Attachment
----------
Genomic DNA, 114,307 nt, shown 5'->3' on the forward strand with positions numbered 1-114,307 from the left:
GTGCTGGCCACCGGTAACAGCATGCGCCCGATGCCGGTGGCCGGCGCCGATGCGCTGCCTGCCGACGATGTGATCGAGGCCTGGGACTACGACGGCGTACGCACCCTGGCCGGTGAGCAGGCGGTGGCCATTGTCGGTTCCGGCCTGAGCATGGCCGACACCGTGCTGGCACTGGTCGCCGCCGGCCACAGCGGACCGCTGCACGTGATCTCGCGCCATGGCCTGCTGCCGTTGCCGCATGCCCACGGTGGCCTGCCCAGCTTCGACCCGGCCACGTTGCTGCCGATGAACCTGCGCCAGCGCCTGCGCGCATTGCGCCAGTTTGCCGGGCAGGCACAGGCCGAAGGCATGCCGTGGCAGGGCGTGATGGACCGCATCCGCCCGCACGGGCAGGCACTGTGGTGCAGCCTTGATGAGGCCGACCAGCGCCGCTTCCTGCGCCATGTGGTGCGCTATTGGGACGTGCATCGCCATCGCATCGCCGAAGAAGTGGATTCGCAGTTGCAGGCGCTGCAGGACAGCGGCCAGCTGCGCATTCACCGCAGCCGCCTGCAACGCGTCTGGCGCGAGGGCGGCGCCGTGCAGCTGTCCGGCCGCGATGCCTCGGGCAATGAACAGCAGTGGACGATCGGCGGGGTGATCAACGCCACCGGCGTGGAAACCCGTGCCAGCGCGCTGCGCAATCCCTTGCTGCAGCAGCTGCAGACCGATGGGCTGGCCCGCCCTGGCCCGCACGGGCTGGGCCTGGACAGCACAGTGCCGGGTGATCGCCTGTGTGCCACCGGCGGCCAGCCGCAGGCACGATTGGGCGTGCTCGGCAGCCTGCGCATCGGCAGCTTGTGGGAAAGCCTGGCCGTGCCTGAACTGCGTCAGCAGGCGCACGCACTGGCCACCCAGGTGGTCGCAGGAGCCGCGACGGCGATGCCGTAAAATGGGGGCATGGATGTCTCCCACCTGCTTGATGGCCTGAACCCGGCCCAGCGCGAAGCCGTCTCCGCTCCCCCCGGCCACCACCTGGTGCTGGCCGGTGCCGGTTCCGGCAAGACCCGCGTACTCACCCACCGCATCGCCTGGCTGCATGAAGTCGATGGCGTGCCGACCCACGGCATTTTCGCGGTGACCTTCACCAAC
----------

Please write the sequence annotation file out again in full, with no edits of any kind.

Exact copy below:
Genomic DNA, 114,307 nt, shown 5'->3' on the forward strand with positions numbered 1-114,307 from the left:
GTGCTGGCCACCGGTAACAGCATGCGCCCGATGCCGGTGGCCGGCGCCGATGCGCTGCCTGCCGACGATGTGATCGAGGCCTGGGACTACGACGGCGTACGCACCCTGGCCGGTGAGCAGGCGGTGGCCATTGTCGGTTCCGGCCTGAGCATGGCCGACACCGTGCTGGCACTGGTCGCCGCCGGCCACAGCGGACCGCTGCACGTGATCTCGCGCCATGGCCTGCTGCCGTTGCCGCATGCCCACGGTGGCCTGCCCAGCTTCGACCCGGCCACGTTGCTGCCGATGAACCTGCGCCAGCGCCTGCGCGCATTGCGCCAGTTTGCCGGGCAGGCACAGGCCGAAGGCATGCCGTGGCAGGGCGTGATGGACCGCATCCGCCCGCACGGGCAGGCACTGTGGTGCAGCCTTGATGAGGCCGACCAGCGCCGCTTCCTGCGCCATGTGGTGCGCTATTGGGACGTGCATCGCCATCGCATCGCCGAAGAAGTGGATTCGCAGTTGCAGGCGCTGCAGGACAGCGGCCAGCTGCGCATTCACCGCAGCCGCCTGCAACGCGTCTGGCGCGAGGGCGGCGCCGTGCAGCTGTCCGGCCGCGATGCCTCGGGCAATGAACAGCAGTGGACGATCGGCGGGGTGATCAACGCCACCGGCGTGGAAACCCGTGCCAGCGCGCTGCGCAATCCCTTGCTGCAGCAGCTGCAGACCGATGGGCTGGCCCGCCCTGGCCCGCACGGGCTGGGCCTGGACAGCACAGTGCCGGGTGATCGCCTGTGTGCCACCGGCGGCCAGCCGCAGGCACGATTGGGCGTGCTCGGCAGCCTGCGCATCGGCAGCTTGTGGGAAAGCCTGGCCGTGCCTGAACTGCGTCAGCAGGCGCACGCACTGGCCACCCAGGTGGTCGCAGGAGCCGCGACGGCGATGCCGTAAAATGGGGGCATGGATGTCTCCCACCTGCTTGATGGCCTGAACCCGGCCCAGCGCGAAGCCGTCTCCGCTCCCCCCGGCCACCACCTGGTGCTGGCCGGTGCCGGTTCCGGCAAGACCCGCGTACTCACCCACCGCATCGCCTGGCTGCATGAAGTCGATGGCGTGCCGACCCACGGCATTTTCGCGGTGACCTTCACCAAC